The company on Tuesday announced its Anbox Cloud containerized workload platform. Anbox Cloud allows apps to be streamed to any operating system or form factor. Its uses include cloud gaming, enterprise workplace applications, software testing and mobile device virtualization.

          “Anbox Cloud is the first commercially available mobile cloud computing platform,” said Galem Kayo, product manager for Ubuntu at Canonical.

        • Ubuntu 20.04 LTS to drop pre-installed Amazon Web App

          Canonical is finally killing off one of the most annoying features of Ubuntu. With the release of Ubuntu 20.04 LTS, the Amazon Web App will no longer be pre-installed.

          Ubuntu 20.04 LTS “Focal Fossa” will mark the end of the Amazon Web App’s default inclusion in the OS. The Amazon Web App was introduced in Ubuntu 12.10 to the chagrin of many users. Many claimed that the app scraped user search results and system usage to better target ads or products sold by Amazon. Considering one of Linux’s base foundations is the protection of user privacy, the inclusion of an Amazon-centered app flew against one of the core tenants of the OS, at least in the eyes of many users.

        • Ubuntu Studio: New Website!

          Ubuntu Studio has had the same website design for nearly 9 years. Today, that changed.

        • Ubuntu Server development summary – 21 January 2020

          The purpose of this communication is to provide a status update and highlights for any interesting subjects from the Ubuntu Server Team. If you would like to reach the server team, you can find us at the #ubuntu-server channel on Freenode. Alternatively, you can sign up and use the Ubuntu Server Team mailing list or visit the Ubuntu Server discourse hub for more discussion.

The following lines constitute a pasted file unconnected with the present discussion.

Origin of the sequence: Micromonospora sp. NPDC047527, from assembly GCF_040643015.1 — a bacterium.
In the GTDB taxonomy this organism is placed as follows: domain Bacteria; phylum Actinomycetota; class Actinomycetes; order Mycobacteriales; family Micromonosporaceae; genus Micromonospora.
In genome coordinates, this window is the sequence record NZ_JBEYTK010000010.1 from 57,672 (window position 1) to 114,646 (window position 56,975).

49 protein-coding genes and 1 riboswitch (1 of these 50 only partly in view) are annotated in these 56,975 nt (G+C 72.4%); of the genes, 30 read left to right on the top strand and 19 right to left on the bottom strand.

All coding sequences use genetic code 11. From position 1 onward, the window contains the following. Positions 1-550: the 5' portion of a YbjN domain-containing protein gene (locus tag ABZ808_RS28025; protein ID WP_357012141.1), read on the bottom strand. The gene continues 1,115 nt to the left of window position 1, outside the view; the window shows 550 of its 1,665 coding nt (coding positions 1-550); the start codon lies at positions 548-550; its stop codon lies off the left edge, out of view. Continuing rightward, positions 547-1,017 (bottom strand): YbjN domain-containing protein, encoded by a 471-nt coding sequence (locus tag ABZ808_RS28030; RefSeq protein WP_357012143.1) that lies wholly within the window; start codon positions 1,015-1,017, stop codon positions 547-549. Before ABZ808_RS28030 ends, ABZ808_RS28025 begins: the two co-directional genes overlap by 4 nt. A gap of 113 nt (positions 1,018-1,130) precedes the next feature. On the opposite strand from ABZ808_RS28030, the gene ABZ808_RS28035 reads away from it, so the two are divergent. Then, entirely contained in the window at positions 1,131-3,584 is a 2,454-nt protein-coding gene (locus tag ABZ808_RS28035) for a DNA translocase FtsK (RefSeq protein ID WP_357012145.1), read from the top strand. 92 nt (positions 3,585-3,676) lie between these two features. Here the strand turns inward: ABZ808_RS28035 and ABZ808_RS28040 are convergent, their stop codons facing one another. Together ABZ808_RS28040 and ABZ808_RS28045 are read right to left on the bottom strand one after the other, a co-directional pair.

• Ubuntu 19.04 Disco Dingo End of Life- JAN 2020

          Ubuntu 19.04 Disco Dingo– It is been 9 months from the date of release of the interim release from Canonical, the Ubuntu 19.04 codenamed Disco Dingo. Through all the positive and negative critics, Ubuntu 19.04 has done its job very well. Disco Dingo was released on April 18, 2019, with a lot of latest updates that included GNOME desktop 3.32, Trackers by default, Safe Graphics Mode, Yaru theme with updates and refinement and a lot more. Throughout its journey, Disco Dingo did well and it is time to bid farewell to it. Though the end of life cycle of Ubuntu 19.04 Disco Dingo is mentioned as January 2020, there is no official confirmation from Canonical about the exact date of the end of life of the Disco Dingo.

          Ubuntu 19.04 Disco Dingo reaches its end by the end of January 2020. The date is not released by Canonical yet.

    • Devices/Embedded

    • Free, Libre, and Open Source Software

      • ProtonVPN goes open source to build trust

        The Swiss firm says that not only is it releasing the source code for its VPN tool on all platforms, but also that it has conducted an independent security audit. Created by CERN scientists, ProtonVPN has amassed millions of users since it launched in 2017 and the decision to open source the tool gives users and security exports the opportunity to analyze the tool very closely.

      • An Open Source Effort to Encrypt the Internet of Things

        End-to-end encryption is a staple of secure messaging apps like WhatsApp and Signal. It ensures that no one—even the app developer—can access your data as it traverses the web. But what if you could bring some version of that protection to increasingly ubiquitous—and notoriously insecure—internet-of-things devices?

      • Why UK leaders need open technology for the disrupted future

        We’re not quite past the post with Brexit, but thankfully, we have moved beyond the Brexit hiatus. And, it’s time we did. Whatever your views on the merits of Brexit, as the UK’s Prime Minister has stressed, it’s time to move on and move forward.

        In fact, there may be no better time to spread the word about being open for business by highlighting the benefits of open technology. It is a task that all business leaders in the UK need to embrace. By seizing the moment to “get open done”, we can not only develop and sustain the UK’s leadership in open technology, but also carve out our status on the world stage for many years to come.

        The timing couldn’t be better. It’s a pivotal moment to demonstrate how declaring our independence of European markets does not equate with a lack of collaboration or creativity.

        Brexit offers us a convenient pause; a time for us to take stock and reflect on who we are as a nation and what we can offer global markets. We’ve had our fair share of inventors and game-changers in the past. Now, we have an opportunity to show the UK can lead in technology.